New tests for safer drivers

2012-01-24 07:31

LONDON, England - The British Institute of Advanced Motorists wants the British government to make driving on rural roads a mandatory part of the driving test.

Research conducted by the road safety agency shows that 82% of rural fatal and serious injuries are on single-carriageway roads; only 18% are on freeways and dual carriageways - but the current driving test fails to take this into account.

The IAM said: "Knowledge of parking, emergency stops and low-speed manoeuvres is important but dealing with high-speed corners, bad weather and overtaking are far more vital skills."


It has written to the country’s road safety minister to share its views on how it believes the government should deal with the highest risk group – young drivers.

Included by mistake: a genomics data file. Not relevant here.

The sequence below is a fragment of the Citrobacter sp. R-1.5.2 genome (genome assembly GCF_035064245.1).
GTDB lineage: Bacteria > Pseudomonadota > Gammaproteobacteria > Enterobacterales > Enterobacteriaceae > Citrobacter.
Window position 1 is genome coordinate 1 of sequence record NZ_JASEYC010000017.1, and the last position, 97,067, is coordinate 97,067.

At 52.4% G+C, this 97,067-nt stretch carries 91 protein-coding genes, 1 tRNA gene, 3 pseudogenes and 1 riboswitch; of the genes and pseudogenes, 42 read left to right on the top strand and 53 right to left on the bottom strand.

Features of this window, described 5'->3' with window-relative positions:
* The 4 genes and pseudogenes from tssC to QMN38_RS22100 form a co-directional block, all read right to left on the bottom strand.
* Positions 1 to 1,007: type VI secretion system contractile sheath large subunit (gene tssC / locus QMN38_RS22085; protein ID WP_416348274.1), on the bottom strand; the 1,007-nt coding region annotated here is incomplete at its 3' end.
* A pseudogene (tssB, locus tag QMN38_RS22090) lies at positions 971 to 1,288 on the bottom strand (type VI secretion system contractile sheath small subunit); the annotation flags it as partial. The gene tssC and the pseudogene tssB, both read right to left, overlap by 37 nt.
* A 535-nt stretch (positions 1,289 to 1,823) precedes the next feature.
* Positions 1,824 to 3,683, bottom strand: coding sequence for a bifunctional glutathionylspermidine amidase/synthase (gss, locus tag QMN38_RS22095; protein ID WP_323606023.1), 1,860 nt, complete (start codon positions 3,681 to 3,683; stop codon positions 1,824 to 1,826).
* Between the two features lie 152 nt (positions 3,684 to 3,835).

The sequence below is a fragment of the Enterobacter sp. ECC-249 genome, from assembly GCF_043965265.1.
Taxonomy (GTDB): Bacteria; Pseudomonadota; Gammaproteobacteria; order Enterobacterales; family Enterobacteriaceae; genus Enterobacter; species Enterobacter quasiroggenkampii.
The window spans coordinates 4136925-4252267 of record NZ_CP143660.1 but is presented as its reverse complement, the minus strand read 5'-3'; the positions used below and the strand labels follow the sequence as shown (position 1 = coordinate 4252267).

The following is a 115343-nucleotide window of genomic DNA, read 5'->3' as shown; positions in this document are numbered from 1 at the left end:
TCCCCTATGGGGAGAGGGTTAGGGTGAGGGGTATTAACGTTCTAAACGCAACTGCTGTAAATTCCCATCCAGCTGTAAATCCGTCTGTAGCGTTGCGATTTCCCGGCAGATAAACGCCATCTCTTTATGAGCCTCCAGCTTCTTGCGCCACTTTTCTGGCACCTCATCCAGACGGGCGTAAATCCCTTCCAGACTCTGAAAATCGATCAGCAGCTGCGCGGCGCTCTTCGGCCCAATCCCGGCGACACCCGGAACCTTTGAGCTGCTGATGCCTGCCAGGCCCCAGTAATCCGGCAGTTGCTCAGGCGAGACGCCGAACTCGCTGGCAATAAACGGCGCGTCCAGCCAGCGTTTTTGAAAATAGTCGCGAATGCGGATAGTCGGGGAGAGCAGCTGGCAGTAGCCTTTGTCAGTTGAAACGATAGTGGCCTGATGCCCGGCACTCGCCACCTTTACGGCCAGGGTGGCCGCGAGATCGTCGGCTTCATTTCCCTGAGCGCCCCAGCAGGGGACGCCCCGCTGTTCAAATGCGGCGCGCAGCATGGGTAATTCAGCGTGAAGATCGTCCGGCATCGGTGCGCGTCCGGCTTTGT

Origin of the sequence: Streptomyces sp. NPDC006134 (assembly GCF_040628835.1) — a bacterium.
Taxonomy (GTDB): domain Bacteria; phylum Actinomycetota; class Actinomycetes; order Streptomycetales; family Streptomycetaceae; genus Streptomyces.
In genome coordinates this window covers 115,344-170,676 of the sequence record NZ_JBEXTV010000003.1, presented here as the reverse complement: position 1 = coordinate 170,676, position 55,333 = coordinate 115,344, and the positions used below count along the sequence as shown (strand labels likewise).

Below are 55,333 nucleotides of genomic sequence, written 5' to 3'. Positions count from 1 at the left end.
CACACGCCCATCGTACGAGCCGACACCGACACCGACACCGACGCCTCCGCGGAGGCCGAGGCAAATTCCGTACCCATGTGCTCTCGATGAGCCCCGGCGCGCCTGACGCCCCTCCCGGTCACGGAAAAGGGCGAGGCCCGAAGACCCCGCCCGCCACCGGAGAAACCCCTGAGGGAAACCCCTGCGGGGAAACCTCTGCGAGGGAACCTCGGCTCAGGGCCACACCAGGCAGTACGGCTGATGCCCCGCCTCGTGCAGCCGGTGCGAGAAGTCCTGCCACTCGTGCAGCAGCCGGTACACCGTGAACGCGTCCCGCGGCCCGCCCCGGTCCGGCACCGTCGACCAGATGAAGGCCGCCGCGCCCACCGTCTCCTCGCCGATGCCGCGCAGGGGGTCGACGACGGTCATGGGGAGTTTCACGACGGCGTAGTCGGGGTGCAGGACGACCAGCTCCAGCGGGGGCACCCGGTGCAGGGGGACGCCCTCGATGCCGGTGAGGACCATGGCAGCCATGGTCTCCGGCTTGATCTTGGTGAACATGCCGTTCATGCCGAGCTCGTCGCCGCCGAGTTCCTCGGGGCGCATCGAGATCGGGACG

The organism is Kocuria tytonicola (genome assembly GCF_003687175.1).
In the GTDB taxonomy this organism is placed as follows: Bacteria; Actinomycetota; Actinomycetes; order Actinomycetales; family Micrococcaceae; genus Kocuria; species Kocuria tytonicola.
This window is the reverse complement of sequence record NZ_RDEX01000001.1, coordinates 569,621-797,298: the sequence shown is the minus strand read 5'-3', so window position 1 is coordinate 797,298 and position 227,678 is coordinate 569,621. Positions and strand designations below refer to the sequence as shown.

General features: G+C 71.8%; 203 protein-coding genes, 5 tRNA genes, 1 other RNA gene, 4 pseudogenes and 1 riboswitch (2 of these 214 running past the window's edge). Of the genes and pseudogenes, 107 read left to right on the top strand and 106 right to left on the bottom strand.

IAM chief executive Simon Best said: "More than half the cars on our roads are rated at four or the maximum five stars in European safety tests and the figure is even higher for new cars. Our roads are also getting safer in their design but the roads where drivers, especially young drivers, are most frequently killed and injured are still not consistently part of the driving test.

"Driver and rider error is a contributory factor in two thirds of accidents. We can only improve our cars and roads so far. The challenge now is to improve the humans that drive them."